How new security measures will affect your next U.S.-bound flight
Published Wednesday, July 19, 2017 5:41PM EDT
Last Updated Thursday, July 20, 2017 7:15AM EDT
A series of tightened security measures on air travel to the U.S. could translate to longer wait times at Canadian airports and difficulties with electronics -- especially if they aren’t fully charged.
The travel advisory recommends:
- If your flight is scheduled before 10 a.m., you’re asked to arrive at the airport at least three hours early;
- If your flight is after 10 a.m., you’re asked to arrive at the airport at least two hours early;
- Electronics should be fully charged for possible inspection;
- Any device larger than a smartphone should be removed from its protective case or covering for possible inspection;
- WestJet advises passengers to arrive at their departure gate at least 45 minutes early.
The changes took effect Wednesday and immediately affect all Canadian airports.
“It is possible that it will take longer as a result of these measures, so passengers should be prepared,” Mathieu Larocque, spokesman for the Canadian Air Transport Security Authority (CATSA), told CTV News Channel on Wednesday.
Similar enhanced screening measures are being implemented for all U.S.-bound flights in 105 countries around the world, affecting an estimated 325,000 passengers each day.
The new policy comes after the U.S. Dept. of Homeland Security warned in June that due to a “spider web” of threats, enhanced security measures would but put in place.
Those proposed changes included heightened security around aircraft and in passenger areas, increased canine screening and the use of advanced technology.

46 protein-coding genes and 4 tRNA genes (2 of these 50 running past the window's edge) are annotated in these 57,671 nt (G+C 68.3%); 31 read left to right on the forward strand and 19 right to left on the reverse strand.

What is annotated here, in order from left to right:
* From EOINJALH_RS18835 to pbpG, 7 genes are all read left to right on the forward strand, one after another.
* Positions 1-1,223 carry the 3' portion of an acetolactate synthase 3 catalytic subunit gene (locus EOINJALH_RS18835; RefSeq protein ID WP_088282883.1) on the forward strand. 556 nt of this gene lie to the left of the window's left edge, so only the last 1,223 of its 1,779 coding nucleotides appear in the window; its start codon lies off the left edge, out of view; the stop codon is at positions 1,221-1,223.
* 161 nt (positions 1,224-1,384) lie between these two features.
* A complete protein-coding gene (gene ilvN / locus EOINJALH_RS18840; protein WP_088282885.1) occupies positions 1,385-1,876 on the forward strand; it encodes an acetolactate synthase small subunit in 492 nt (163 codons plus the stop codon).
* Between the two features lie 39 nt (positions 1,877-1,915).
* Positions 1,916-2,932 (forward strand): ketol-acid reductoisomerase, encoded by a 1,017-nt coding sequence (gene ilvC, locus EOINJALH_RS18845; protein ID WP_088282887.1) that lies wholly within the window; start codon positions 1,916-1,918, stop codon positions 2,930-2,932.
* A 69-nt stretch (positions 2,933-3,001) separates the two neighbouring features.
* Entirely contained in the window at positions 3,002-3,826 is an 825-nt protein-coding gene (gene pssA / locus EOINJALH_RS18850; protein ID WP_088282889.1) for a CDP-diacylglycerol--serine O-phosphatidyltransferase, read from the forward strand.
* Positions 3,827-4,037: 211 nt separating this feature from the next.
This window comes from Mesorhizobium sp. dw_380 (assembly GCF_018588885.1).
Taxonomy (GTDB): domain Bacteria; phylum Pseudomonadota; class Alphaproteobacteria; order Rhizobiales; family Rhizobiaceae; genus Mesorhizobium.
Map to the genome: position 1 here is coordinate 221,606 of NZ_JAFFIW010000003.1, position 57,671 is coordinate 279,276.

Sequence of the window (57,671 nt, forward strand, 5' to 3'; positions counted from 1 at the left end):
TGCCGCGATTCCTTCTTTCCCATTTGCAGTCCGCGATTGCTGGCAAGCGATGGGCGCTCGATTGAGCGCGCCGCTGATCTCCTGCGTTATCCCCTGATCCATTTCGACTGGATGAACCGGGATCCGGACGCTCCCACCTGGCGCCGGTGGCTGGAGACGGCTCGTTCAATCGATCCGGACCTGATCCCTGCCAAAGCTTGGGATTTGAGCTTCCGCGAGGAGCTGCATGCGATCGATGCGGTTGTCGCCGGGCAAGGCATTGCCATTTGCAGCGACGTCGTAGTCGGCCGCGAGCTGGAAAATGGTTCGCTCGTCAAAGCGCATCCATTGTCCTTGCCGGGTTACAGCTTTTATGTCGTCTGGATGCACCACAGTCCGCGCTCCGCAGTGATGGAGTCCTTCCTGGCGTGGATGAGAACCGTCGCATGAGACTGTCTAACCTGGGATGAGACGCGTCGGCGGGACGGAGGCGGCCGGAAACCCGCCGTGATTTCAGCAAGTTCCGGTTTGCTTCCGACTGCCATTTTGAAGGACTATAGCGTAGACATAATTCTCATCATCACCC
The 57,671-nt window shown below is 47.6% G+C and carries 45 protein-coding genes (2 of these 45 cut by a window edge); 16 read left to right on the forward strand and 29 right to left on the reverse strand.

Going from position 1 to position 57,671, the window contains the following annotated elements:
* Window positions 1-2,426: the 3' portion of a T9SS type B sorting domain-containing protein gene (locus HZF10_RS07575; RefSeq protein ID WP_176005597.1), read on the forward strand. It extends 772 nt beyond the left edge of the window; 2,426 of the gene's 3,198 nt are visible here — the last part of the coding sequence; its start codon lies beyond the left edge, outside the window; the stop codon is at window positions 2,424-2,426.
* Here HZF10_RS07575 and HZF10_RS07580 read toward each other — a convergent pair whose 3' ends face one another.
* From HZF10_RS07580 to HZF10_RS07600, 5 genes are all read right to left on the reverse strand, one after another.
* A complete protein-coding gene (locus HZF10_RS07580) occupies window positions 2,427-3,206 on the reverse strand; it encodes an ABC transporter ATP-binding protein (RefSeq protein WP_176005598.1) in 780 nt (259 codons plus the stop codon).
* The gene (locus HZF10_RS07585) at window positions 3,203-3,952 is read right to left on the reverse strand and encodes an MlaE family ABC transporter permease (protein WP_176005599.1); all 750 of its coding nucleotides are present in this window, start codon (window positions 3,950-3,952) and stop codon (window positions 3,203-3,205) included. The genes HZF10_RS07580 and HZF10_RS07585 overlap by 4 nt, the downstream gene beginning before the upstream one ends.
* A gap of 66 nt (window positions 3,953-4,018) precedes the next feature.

CATSA: No slow-down on day one
Aviation lawyer and pilot Ehsan Monfared praised the security steps as “proactive” and suggested that the U.S. government held back on stricter measures.
“This is designed to prevent them from putting a carte blanche prohibition on large electronics and instead screening them as they’re going through,” Monfared told CTV News Channel on Wednesday.
Travellers are already accustomed to swabbing technology at airports that can detect trace amounts of explosives on baggage or a person’s hands. Monfared said security officials could use the same technology on a computer or tablet, if someone is randomly selected for screening.
“Not only will they perform that swabbing method on a randomized sample, but then they will also be testing the computer, so you’ll be required to turn on your machines and show that it is a functioning laptop or tablet,” he said.
“The key here is you don’t want to go to the airport with a laptop not functioning.”
The complete details of the revamped security policy have not been made public, and it’s unclear what intelligence information led U.S. officials to introduce the changes.
CATSA said that the new measures didn’t appear to make a big difference in wait times on the first day of implementation.
“At Toronto Pearson, for example, we didn’t notice any excessive wait times,” Larocque said. “It was normal operations for a busy summer day.”
With files from CTV’s Janice Golding